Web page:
2. Why is the fungus C. auris so tenacious and so difficult to eradicate, according to the article?
3. Explain, in your own words, how the overuse of antibiotics can lead to drug-resistant bacteria and fungi like C. auris? How do germs evolve defenses to survive modern medicines?
4. Who is most vulnerable to “superbugs” and why?
5. How many people in the United States contract resistant infections annually and how many die? Without sharply curbing the unnecessary use of antibiotics and without more effective new medicines to fight resistant infections, how many global fatalities are projected, according to one study commissioned by the British government?
6. What theories about the growth and spread of C. auris have health experts proposed? Which do you find most persuasive?
7. Why are hospitals and local governments reluctant to disclose outbreaks of drug-resistant germs? How do they respond to critics who say the public has a right to know about outbreaks?
Finally, tell us more about what you think:
— How concerned are you about Candida auris and about drug-resistant germs in general? How serious of a public health threat do you believe them to be?
— Look at the map of C. auris cases. What do you notice? What can we learn about the challenges of combating its spread and growth?
— What do you think should be done to address the dangers of drug-resistant germs? Do you think you will be more or less likely to use antibiotics after reading the article?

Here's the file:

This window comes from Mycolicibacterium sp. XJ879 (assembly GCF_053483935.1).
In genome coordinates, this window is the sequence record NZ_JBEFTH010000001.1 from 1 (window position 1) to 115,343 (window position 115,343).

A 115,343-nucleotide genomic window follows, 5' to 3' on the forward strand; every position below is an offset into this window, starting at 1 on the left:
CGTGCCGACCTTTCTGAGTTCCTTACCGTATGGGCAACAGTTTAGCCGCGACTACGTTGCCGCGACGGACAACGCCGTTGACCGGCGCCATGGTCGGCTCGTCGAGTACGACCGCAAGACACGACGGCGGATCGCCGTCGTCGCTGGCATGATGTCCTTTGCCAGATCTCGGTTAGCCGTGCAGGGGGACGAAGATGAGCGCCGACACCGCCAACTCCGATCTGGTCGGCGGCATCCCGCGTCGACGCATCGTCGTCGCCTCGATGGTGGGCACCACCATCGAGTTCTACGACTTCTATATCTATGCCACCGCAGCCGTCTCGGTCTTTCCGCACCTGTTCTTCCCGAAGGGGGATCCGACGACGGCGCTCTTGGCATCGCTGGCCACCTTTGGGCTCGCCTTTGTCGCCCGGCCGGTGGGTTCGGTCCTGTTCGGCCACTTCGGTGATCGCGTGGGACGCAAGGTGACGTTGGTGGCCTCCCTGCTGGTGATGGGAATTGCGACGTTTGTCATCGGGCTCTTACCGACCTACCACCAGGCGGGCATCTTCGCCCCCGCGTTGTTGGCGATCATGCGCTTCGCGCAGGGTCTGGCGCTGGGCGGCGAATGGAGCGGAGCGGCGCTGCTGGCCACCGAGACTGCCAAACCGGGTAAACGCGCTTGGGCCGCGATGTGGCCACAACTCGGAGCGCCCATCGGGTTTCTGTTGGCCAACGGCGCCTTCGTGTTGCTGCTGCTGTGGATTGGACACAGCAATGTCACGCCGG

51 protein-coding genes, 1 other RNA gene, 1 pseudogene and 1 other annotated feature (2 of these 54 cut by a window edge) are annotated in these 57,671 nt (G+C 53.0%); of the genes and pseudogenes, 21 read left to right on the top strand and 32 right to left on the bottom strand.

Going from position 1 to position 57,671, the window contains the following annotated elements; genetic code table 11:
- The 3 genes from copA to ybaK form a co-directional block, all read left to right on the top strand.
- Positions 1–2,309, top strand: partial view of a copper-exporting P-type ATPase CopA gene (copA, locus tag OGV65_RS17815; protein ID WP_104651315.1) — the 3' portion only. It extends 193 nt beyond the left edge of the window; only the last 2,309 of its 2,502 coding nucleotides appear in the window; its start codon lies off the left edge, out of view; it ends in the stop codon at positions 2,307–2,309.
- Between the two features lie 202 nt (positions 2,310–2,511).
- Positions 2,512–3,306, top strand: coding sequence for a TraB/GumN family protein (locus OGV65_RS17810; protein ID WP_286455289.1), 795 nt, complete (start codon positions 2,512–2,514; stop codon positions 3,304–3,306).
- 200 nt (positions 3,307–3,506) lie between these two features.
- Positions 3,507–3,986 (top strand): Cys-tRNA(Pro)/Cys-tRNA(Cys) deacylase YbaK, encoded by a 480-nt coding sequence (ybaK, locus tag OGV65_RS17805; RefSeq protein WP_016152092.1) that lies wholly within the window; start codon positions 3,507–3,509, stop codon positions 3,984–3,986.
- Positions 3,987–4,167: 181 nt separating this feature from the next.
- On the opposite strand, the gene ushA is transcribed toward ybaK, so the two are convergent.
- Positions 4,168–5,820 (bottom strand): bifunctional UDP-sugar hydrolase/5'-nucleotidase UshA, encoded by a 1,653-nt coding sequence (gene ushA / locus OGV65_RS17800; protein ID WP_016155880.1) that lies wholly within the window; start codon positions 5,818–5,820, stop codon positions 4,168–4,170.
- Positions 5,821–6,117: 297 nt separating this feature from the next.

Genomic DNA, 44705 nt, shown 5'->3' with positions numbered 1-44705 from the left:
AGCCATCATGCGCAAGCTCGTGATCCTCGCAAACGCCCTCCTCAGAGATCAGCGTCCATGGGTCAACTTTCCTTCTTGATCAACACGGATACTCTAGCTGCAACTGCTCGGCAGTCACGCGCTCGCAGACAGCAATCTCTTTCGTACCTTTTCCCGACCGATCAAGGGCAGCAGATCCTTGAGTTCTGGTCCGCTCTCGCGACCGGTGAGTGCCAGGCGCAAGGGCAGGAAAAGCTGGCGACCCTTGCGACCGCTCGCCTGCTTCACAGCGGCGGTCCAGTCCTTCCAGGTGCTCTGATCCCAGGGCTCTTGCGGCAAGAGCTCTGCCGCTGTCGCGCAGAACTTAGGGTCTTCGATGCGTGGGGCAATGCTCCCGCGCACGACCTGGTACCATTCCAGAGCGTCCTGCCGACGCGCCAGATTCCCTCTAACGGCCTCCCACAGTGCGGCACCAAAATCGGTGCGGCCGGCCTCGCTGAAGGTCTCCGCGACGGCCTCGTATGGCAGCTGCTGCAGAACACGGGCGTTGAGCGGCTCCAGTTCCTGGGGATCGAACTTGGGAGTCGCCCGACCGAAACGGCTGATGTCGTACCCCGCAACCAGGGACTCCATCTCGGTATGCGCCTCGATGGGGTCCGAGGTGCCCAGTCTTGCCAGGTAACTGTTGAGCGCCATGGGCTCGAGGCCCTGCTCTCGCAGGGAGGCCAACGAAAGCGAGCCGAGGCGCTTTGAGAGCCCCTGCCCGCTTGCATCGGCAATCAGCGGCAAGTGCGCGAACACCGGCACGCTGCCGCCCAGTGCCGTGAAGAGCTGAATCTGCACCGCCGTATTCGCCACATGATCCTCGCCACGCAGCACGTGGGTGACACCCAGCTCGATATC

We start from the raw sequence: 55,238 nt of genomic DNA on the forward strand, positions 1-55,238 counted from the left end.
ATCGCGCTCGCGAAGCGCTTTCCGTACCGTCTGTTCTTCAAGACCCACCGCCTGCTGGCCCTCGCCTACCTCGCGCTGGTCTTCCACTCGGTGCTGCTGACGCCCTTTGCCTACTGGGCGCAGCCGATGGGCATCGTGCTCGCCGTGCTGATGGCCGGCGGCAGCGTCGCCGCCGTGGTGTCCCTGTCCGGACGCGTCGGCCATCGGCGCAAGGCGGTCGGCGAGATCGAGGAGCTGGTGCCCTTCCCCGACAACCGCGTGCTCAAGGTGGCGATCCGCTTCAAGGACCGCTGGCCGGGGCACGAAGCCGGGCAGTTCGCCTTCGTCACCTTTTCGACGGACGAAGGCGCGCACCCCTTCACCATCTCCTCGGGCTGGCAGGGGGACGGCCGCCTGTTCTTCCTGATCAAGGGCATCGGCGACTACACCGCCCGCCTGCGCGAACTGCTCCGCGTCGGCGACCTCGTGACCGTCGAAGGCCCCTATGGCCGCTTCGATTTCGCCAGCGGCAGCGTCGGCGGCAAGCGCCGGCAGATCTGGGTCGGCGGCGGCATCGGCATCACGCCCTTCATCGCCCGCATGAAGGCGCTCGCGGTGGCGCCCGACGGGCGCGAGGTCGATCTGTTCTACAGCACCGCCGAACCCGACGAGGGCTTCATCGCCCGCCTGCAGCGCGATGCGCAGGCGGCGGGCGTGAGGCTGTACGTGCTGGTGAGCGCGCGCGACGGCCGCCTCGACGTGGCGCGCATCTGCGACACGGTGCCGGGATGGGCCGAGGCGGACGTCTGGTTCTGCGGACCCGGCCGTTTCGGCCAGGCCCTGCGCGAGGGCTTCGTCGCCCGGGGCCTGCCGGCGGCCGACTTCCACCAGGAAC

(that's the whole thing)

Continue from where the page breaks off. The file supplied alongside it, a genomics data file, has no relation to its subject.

— Do we have a right to know when there is a drug-resistant bacterial outbreak in hospitals or in cities? Is it right for hospitals and health officials to limit information about C. auris? What is the value of an article like this one? Is it informing the public or unnecessarily scaring them?
— In a related article, “In a Poor Kenyan Community, Cheap Antibiotics Fuel Deadly Drug-Resistant Infections,” Andrew Jacobs and Matt Richtel write:
Antibiotics, the miracle drugs credited with saving tens of millions of lives, have never been more accessible to the world’s poor, thanks in large part to the mass production of generics in China and India. Across much of the developing world, it costs just a few dollars to buy drugs like amoxicillin, a first-line antibiotic that can be used against a broad range of infections, from bacterial pneumonia and chlamydia to salmonella, strep throat and Lyme disease.
Kibera residents are prodigious consumers of antibiotics. One study found that 90 percent of households in Kibera had used antibiotics in the previous year, compared with about 17 percent for the typical American family. …
Antibiotic resistance is a global threat, but it is often viewed as a problem in rich countries, where comfortably insured patients rush to the doctor to demand prescriptions at the slightest hint of a cough or cold.
In fact, urban poverty is a huge and largely unappreciated driver of resistance. And so, the rise of resistant microbes is having a disproportionate impact on poor countries, where squalid and crowded living conditions, lax oversight of antibiotic use and a scarcity of affordable medical care are fueling the spread of infections increasingly unresponsive to drugs.
What new information about the global threat of drug-resistant germs did you learn? What does this show you about the interconnectedness of the problem and possible solutions?